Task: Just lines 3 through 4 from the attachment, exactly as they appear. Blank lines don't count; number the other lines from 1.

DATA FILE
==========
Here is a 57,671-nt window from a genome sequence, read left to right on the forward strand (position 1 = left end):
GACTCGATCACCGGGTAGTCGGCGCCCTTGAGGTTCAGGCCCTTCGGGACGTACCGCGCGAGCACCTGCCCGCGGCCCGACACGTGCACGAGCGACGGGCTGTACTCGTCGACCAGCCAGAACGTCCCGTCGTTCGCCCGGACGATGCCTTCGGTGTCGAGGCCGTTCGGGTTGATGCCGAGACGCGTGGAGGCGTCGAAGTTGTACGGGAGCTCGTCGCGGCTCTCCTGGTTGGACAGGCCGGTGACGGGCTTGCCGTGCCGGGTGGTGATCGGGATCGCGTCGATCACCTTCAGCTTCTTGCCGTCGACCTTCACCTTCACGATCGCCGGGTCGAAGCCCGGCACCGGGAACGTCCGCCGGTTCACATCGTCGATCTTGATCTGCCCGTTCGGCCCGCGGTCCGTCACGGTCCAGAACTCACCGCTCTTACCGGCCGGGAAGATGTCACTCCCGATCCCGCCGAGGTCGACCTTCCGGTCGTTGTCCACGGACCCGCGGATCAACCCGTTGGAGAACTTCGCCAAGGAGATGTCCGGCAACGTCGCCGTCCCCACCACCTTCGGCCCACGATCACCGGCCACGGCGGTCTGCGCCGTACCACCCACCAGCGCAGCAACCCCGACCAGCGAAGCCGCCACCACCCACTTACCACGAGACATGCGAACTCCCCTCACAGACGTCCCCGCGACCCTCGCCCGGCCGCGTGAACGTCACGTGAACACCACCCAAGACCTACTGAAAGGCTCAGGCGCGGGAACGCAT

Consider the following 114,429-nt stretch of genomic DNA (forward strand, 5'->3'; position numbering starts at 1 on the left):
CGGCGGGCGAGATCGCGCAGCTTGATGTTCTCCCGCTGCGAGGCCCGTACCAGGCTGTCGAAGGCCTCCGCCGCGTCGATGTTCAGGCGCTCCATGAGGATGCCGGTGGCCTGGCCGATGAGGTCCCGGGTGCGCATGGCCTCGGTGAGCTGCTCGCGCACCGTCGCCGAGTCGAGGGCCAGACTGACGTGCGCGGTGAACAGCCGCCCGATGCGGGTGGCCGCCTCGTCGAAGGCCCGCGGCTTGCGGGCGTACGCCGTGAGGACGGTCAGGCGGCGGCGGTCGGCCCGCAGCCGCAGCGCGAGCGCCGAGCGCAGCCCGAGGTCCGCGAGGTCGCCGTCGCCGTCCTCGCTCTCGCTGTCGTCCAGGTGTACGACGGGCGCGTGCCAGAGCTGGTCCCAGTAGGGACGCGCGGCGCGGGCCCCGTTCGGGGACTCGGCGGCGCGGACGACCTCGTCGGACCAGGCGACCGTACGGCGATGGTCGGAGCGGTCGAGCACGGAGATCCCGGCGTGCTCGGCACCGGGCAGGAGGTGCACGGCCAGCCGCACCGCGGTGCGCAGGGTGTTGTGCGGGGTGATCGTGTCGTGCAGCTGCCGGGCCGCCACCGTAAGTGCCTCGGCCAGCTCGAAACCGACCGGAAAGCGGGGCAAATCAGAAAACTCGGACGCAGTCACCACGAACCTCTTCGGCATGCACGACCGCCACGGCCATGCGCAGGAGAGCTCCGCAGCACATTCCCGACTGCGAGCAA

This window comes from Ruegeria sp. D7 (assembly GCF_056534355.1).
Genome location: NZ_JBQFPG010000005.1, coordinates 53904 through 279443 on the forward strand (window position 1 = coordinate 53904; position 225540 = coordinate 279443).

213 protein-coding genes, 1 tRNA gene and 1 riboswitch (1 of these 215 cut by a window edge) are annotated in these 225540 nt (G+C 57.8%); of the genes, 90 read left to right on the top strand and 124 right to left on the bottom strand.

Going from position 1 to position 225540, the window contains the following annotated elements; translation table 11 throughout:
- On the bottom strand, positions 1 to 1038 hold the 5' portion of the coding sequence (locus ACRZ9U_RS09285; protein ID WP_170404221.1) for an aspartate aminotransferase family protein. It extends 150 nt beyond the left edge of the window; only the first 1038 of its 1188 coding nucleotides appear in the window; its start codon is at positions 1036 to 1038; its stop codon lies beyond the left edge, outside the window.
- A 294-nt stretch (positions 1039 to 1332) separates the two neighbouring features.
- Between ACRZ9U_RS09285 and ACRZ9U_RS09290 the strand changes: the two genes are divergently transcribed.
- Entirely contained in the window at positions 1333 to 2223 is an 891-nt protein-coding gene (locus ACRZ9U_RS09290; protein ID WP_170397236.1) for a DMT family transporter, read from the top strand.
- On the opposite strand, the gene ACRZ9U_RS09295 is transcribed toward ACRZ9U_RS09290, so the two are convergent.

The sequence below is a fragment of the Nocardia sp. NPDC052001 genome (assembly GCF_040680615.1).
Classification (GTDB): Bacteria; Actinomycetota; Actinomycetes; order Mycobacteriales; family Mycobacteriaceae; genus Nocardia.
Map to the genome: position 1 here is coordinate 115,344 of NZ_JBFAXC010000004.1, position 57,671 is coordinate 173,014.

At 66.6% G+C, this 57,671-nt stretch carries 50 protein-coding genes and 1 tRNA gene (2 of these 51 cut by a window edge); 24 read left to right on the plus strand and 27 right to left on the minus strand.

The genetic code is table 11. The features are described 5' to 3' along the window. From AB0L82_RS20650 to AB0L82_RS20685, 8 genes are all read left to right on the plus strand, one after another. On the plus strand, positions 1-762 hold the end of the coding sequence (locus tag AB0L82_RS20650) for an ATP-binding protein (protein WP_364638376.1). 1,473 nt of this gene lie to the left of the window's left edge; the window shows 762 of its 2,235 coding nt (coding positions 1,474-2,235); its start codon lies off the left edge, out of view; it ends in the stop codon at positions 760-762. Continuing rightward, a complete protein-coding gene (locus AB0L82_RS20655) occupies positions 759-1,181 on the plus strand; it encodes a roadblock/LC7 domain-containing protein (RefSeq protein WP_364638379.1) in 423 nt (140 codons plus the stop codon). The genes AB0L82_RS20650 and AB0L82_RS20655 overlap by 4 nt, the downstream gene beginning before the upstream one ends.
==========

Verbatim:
Consider the following 114,429-nt stretch of genomic DNA (forward strand, 5'->3'; position numbering starts at 1 on the left):
CGGCGGGCGAGATCGCGCAGCTTGATGTTCTCCCGCTGCGAGGCCCGTACCAGGCTGTCGAAGGCCTCCGCCGCGTCGATGTTCAGGCGCTCCATGAGGATGCCGGTGGCCTGGCCGATGAGGTCCCGGGTGCGCATGGCCTCGGTGAGCTGCTCGCGCACCGTCGCCGAGTCGAGGGCCAGACTGACGTGCGCGGTGAACAGCCGCCCGATGCGGGTGGCCGCCTCGTCGAAGGCCCGCGGCTTGCGGGCGTACGCCGTGAGGACGGTCAGGCGGCGGCGGTCGGCCCGCAGCCGCAGCGCGAGCGCCGAGCGCAGCCCGAGGTCCGCGAGGTCGCCGTCGCCGTCCTCGCTCTCGCTGTCGTCCAGGTGTACGACGGGCGCGTGCCAGAGCTGGTCCCAGTAGGGACGCGCGGCGCGGGCCCCGTTCGGGGACTCGGCGGCGCGGACGACCTCGTCGGACCAGGCGACCGTACGGCGATGGTCGGAGCGGTCGAGCACGGAGATCCCGGCGTGCTCGGCACCGGGCAGGAGGTGCACGGCCAGCCGCACCGCGGTGCGCAGGGTGTTGTGCGGGGTGATCGTGTCGTGCAGCTGCCGGGCCGCCACCGTAAGTGCCTCGGCCAGCTCGAAACCGACCGGAAAGCGGGGCAAATCAGAAAACTCGGACGCAGTCACCACGAACCTCTTCGGCATGCACGACCGCCACGGCCATGCGCAGGAGAGCTCCGCAGCACATTCCCGACTGCGAGCAA